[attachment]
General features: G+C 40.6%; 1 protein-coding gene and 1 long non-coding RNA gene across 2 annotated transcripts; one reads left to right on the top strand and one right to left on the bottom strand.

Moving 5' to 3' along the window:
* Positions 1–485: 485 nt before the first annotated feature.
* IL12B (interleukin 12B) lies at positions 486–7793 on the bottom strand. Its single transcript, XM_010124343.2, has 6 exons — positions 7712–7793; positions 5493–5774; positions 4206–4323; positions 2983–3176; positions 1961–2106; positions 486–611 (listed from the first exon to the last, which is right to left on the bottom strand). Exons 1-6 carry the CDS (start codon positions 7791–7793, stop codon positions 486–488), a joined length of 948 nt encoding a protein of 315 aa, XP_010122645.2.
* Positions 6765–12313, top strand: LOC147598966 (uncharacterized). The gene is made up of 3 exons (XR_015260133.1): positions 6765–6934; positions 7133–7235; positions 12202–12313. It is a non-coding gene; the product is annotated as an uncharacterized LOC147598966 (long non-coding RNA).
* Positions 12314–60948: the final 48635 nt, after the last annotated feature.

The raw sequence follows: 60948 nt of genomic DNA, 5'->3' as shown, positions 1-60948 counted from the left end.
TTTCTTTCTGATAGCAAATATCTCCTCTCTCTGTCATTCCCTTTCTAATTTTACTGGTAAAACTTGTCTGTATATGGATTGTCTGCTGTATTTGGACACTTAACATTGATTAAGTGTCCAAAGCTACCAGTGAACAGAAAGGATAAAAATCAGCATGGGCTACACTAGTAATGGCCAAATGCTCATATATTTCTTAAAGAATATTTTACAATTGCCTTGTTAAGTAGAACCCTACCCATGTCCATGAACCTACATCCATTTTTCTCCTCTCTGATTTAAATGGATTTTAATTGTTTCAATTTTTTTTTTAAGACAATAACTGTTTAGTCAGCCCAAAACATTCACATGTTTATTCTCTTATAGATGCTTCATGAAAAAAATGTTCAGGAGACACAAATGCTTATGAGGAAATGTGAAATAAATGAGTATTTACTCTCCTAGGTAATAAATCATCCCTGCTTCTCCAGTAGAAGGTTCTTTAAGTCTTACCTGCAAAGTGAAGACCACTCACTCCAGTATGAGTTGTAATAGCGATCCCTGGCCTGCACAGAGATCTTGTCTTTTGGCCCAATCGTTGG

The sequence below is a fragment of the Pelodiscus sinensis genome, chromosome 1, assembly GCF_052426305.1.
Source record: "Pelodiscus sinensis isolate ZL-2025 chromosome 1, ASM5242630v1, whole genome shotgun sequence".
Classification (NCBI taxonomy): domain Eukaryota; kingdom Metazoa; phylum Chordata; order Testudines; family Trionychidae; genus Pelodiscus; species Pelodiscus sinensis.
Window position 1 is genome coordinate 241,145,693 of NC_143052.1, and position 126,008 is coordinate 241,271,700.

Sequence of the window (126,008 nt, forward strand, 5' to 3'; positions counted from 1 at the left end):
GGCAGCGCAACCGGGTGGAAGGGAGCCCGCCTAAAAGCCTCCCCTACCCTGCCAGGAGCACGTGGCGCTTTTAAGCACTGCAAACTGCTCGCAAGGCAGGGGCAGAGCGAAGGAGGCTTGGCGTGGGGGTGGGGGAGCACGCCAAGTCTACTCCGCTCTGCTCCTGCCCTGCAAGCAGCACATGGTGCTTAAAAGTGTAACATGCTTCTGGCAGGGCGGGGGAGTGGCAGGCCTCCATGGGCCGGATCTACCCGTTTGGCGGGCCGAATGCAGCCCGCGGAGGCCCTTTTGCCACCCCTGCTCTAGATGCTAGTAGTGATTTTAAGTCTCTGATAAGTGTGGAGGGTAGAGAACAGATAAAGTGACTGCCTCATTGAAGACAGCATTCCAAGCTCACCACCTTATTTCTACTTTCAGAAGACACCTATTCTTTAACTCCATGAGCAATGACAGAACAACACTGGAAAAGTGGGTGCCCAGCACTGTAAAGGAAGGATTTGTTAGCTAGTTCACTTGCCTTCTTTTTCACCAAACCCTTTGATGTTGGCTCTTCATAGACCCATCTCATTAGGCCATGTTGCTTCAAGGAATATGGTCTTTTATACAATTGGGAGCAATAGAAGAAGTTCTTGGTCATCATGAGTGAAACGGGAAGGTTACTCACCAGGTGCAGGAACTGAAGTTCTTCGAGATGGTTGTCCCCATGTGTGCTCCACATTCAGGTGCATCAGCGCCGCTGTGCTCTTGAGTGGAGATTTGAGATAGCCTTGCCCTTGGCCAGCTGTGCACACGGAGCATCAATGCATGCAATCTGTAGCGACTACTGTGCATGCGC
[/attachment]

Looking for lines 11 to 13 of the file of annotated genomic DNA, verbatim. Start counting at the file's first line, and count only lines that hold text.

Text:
Classification (NCBI taxonomy): domain Eukaryota; kingdom Metazoa; phylum Chordata; order Testudines; family Trionychidae; genus Pelodiscus; species Pelodiscus sinensis.
Window position 1 is genome coordinate 241,145,693 of NC_143052.1, and position 126,008 is coordinate 241,271,700.

Sequence of the window (126,008 nt, forward strand, 5' to 3'; positions counted from 1 at the left end):